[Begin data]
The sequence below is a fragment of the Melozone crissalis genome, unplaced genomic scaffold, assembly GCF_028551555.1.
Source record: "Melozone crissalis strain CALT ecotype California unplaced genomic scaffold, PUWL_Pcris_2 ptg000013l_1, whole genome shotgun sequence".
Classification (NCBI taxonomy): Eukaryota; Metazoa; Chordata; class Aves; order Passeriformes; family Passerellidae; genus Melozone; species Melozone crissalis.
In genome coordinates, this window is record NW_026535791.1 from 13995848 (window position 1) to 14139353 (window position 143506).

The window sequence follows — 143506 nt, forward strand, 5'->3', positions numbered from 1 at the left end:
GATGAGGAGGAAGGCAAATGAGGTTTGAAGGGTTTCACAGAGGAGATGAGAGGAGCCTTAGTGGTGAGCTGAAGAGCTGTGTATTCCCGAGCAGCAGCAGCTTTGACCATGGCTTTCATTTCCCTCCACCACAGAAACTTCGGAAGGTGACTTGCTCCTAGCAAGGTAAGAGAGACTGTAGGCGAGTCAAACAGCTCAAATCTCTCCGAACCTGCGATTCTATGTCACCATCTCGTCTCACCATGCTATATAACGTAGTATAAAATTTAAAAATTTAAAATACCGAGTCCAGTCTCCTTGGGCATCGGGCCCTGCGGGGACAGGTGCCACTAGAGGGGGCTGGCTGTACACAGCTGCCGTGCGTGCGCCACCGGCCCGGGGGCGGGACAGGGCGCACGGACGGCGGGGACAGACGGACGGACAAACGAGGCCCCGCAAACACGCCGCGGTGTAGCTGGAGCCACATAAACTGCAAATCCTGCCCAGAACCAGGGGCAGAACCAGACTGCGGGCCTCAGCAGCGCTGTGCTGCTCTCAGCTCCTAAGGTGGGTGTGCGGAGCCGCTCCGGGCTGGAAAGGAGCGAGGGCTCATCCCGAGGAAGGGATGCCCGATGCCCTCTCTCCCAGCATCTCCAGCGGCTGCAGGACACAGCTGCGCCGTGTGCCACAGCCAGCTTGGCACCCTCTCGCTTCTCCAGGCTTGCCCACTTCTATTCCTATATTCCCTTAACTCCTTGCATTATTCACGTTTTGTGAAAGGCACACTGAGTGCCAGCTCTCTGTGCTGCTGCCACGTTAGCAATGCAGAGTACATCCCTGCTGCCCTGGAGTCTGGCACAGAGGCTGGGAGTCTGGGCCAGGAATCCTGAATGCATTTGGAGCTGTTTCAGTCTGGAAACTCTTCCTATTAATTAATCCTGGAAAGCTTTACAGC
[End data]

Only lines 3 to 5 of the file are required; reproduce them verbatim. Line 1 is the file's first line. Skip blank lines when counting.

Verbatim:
Classification (NCBI taxonomy): Eukaryota; Metazoa; Chordata; class Aves; order Passeriformes; family Passerellidae; genus Melozone; species Melozone crissalis.
In genome coordinates, this window is record NW_026535791.1 from 13995848 (window position 1) to 14139353 (window position 143506).

The window sequence follows — 143506 nt, forward strand, 5'->3', positions numbered from 1 at the left end: